Search for:
  • Home/
  • India/
  • In Gaza, displaced women recount lives upended by war | India News – Times of India

In Gaza, displaced women recount lives upended by war | India News – Times of India

[ad_1]

A relentless Israeli military campaign, in response to deadly Hamas attacks on October 7, has upset the lives of most, if not all, residents of the Gaza Strip.
Israeli forces have launched a bombardment campaign and ground invasion of Gaza ever since Hamas militants launched their shock attack — the deadliest in Israel’s 75-year history.
It killed about 1,140 people, mostly civilians, according to an AFP tally based on official Israeli figures.
Israel’s retaliatory offensive has killed at least 20,258 people in the besieged Palestinian territory, according to the health ministry in Hamas-run Gaza.
The United Nations estimates the fighting has displaced 1.9 million of Gaza’s 2.4 million population.
AFP spoke to three Palestinian women who shared how the conflict has upended their lives.
– Nour al-Wahidi, 24, medical intern –
Wearing a stethoscope around her neck, Wahidi recalled spending 38 consecutive days treating patients in terrible conditions at Gaza City’s Al-Shifa hospital, which has been raided by Israeli forces.
“I worked through moments of escalation these past two years, but everything about this war is different: the length, the death toll, the severity of injuries, the displacement,” she said.
For a month now Wahidi has been sharing an apartment with 20 members of her extended family, having been displaced twice since the war broke out.
The medical intern is working in the emergency ward of the Kuwaiti hospital in Rafah, in the besieged territory’s south.
“Every day, I come across suffering that I never thought I would see,” she said.
Some of her relatives took shelter at a school run by the UN agency for Palestinian refugees, UNRWA, while others remained in Gaza.
Wahidi has lost all contact with those who stayed behind in Gaza City because the grid is often down and communications frequently cut.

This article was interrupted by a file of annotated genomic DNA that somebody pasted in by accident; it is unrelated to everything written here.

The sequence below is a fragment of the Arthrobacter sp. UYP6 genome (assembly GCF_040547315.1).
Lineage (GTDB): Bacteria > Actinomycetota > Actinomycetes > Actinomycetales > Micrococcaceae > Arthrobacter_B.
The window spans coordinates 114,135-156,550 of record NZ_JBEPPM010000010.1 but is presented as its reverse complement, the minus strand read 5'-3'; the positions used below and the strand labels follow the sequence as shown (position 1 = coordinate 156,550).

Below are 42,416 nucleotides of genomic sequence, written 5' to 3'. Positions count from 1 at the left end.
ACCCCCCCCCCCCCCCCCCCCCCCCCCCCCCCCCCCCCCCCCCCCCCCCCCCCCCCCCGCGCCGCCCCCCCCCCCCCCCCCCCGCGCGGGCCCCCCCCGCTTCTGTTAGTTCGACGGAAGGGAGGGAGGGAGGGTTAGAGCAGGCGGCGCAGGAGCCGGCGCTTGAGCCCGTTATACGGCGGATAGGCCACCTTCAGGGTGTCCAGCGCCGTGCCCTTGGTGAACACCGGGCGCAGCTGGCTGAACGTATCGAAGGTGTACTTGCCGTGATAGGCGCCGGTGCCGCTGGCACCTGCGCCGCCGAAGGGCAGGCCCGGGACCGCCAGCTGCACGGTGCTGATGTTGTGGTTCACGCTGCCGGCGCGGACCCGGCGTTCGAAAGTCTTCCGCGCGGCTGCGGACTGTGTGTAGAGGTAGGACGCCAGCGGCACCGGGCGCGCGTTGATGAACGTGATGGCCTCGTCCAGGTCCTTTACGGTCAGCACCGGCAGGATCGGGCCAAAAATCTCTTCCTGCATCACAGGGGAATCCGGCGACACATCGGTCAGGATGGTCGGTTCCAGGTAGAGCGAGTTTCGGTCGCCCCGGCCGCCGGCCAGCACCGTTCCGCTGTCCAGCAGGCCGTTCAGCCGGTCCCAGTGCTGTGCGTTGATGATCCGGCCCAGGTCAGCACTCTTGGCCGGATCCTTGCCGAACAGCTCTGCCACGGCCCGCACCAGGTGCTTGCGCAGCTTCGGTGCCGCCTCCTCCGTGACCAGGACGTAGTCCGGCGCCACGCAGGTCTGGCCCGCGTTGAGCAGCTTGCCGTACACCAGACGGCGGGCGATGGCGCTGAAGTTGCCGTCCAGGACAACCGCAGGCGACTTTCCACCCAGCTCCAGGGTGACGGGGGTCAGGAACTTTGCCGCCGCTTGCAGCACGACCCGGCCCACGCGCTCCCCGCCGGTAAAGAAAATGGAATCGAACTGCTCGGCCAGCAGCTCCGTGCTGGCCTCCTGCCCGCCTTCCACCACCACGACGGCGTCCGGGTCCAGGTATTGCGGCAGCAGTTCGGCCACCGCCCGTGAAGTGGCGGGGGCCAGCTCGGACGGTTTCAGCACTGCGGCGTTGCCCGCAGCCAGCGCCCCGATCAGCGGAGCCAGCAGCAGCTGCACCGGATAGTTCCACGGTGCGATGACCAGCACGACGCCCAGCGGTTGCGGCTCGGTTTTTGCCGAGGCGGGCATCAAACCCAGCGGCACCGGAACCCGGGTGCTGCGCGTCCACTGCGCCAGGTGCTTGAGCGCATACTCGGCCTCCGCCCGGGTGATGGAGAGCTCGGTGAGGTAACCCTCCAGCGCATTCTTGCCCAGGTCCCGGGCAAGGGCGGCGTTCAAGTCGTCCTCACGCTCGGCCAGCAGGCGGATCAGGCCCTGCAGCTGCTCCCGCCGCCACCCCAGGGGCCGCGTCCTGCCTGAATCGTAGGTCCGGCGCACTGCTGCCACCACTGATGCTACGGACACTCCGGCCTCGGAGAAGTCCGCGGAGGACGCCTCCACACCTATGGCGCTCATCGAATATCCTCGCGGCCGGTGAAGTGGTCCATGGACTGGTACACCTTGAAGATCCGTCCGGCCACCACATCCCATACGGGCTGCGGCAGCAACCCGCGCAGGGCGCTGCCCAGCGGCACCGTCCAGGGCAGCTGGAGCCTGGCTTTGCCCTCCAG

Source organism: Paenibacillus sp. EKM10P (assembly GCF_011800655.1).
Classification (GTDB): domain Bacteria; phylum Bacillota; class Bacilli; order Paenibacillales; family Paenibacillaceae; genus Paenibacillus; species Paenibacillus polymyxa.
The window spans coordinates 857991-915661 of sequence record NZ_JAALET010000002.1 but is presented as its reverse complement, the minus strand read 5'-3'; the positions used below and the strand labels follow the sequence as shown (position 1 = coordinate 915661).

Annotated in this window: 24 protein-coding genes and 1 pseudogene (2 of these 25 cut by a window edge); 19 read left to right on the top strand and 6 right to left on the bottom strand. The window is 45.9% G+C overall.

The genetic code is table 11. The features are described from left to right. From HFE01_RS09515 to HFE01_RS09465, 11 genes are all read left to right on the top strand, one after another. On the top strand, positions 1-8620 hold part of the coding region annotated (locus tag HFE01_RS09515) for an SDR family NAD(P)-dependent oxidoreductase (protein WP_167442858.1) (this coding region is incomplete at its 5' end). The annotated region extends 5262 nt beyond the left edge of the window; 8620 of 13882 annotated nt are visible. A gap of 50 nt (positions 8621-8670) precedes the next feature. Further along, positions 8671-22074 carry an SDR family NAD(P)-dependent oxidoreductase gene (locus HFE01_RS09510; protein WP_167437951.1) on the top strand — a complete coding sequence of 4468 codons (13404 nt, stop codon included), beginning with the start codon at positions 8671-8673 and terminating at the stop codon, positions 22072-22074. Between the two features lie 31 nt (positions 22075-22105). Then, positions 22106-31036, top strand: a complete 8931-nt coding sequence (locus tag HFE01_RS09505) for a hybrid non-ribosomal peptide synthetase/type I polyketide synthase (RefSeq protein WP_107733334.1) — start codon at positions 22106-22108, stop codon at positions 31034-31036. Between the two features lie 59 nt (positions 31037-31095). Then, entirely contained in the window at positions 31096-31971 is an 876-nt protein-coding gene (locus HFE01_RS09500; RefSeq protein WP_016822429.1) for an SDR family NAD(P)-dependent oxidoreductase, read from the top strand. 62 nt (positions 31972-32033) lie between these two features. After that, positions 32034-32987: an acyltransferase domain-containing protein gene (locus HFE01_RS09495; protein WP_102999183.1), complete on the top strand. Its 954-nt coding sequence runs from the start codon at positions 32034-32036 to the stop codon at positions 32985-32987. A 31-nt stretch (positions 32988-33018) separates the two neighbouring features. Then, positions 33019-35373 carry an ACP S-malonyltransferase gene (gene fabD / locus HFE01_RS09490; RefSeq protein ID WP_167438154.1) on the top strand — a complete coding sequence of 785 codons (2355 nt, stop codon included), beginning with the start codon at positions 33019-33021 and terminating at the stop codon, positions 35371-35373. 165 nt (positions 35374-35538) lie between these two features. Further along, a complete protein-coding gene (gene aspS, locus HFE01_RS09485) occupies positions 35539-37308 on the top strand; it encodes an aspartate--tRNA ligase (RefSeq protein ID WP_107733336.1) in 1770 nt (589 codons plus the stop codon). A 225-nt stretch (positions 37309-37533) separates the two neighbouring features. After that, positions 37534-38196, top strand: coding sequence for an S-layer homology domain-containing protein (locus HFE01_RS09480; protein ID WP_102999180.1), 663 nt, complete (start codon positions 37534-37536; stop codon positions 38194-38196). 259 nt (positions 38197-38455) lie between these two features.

“Before, I was home with everything I needed. Now I’m in this strange place, without water or food,” she said.
“The situation is catastrophic.”
She also warned that “there’s been a rapid spread of disease”.
Still, she tries to make do by telling herself that others have it even worse.
“After work, I can go home, I can cook and light a fire. I wash my hands when there’s water,” she said, counting her blessings.
“We’ve had to consider water and food supplies, and how to charge our phones — things we never thought about before,” she added.
“No one deserves to live like this.”
– Sondos al-Bayed, 32, housewife –
Bayed hails from Gaza City but is now living in a tent outside the Kuwaiti hospital in Rafah.
She shares the space with her journalist husband and three children.
“Our life has been turned upside down. It’s been a total 180,” she said.
Her family has been forced to move multiple times since leaving Gaza City.
They first fled south towards the central city of Deir al-Balah. However, the homeowners who took them in soon asked them to leave.
It was “out of fear that journalists would be targeted” by Israeli strikes, Bayed told AFP.
“I cried so much… I didn’t know what to do,” she said.
They set off again for Khan Yunis, in the south, but their plans were thwarted once again. The Israeli army issued an evacuation order for those in the area, sending them further south near the border with Egypt.
With what little food she can find, Bayed prepares meals for her children but they refuse to eat: “The food’s bad and expired.”
Life has become “hard, like being separated from family, as are the memories”, Bayed said.
“We were happy before and had a stable life. We dreamt of building a bigger house. I want (that life) back.”
– Lynn Ruk, 17, student –
Ruk lives in a makeshift camp in Rafah along with her parents, brother, four sisters and niece.
“My life used to be so boring, I’d complain. The war changed everything,” she said.
Her family left their home in Khan Yunis the day after the war erupted.
“We took a photo of the house, in tears,” Ruk said.
They briefly stayed with one of her sisters. When it became too dangerous there, they left for the city’s Nasser hospital, before winding up in Rafah.
“I thought we’d go home after a week. It’s been more than 70 days now and we’re still not back,” she said.
The teenager said she has lost seven kilos (15 pounds) since the war began. She has fallen sick several times and was even taken to the emergency room after fainting.
Today, her meals mainly consist of canned food, with only the occasional piece of bread.
“I never thought my life would look like this… Before the war, I showered every day,” she said.
“Now, if I’m lucky, I’ll wash at the mosque once a week, at sinks reserved for performing one’s ablutions — if there’s any water,” she added.
Ruk is afraid for the lives of her friends, and her own.
She aspires to be a journalist and hopes to be able to travel abroad to make her dream come true.
“I wish I could go back to the life I had before, the one I didn’t like,” she said.



[ad_2]

Leave A Comment

All fields marked with an asterisk (*) are required